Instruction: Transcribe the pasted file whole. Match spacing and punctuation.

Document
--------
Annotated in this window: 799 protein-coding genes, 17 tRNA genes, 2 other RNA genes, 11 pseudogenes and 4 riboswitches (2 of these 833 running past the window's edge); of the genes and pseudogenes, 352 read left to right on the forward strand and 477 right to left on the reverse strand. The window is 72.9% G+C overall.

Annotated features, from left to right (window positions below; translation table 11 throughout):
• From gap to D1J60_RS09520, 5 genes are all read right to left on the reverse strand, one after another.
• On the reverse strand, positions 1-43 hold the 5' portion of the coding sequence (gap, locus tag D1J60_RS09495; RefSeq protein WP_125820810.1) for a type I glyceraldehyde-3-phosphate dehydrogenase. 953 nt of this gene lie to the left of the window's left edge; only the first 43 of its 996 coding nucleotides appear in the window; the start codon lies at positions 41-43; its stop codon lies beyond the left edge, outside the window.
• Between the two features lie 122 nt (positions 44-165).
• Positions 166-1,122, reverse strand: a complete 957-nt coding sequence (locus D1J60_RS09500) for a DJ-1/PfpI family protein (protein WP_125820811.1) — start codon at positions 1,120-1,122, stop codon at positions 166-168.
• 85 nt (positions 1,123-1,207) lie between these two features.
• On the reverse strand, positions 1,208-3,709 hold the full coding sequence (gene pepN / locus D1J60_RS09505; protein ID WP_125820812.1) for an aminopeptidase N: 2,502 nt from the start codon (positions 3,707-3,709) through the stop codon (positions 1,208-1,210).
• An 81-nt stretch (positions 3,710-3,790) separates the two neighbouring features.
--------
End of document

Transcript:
Annotated in this window: 799 protein-coding genes, 17 tRNA genes, 2 other RNA genes, 11 pseudogenes and 4 riboswitches (2 of these 833 running past the window's edge); of the genes and pseudogenes, 352 read left to right on the forward strand and 477 right to left on the reverse strand. The window is 72.9% G+C overall.

Annotated features, from left to right (window positions below; translation table 11 throughout):
• From gap to D1J60_RS09520, 5 genes are all read right to left on the reverse strand, one after another.
• On the reverse strand, positions 1-43 hold the 5' portion of the coding sequence (gap, locus tag D1J60_RS09495; RefSeq protein WP_125820810.1) for a type I glyceraldehyde-3-phosphate dehydrogenase. 953 nt of this gene lie to the left of the window's left edge; only the first 43 of its 996 coding nucleotides appear in the window; the start codon lies at positions 41-43; its stop codon lies beyond the left edge, outside the window.
• Between the two features lie 122 nt (positions 44-165).
• Positions 166-1,122, reverse strand: a complete 957-nt coding sequence (locus D1J60_RS09500) for a DJ-1/PfpI family protein (protein WP_125820811.1) — start codon at positions 1,120-1,122, stop codon at positions 166-168.
• 85 nt (positions 1,123-1,207) lie between these two features.
• On the reverse strand, positions 1,208-3,709 hold the full coding sequence (gene pepN / locus D1J60_RS09505; protein ID WP_125820812.1) for an aminopeptidase N: 2,502 nt from the start codon (positions 3,707-3,709) through the stop codon (positions 1,208-1,210).
• An 81-nt stretch (positions 3,710-3,790) separates the two neighbouring features.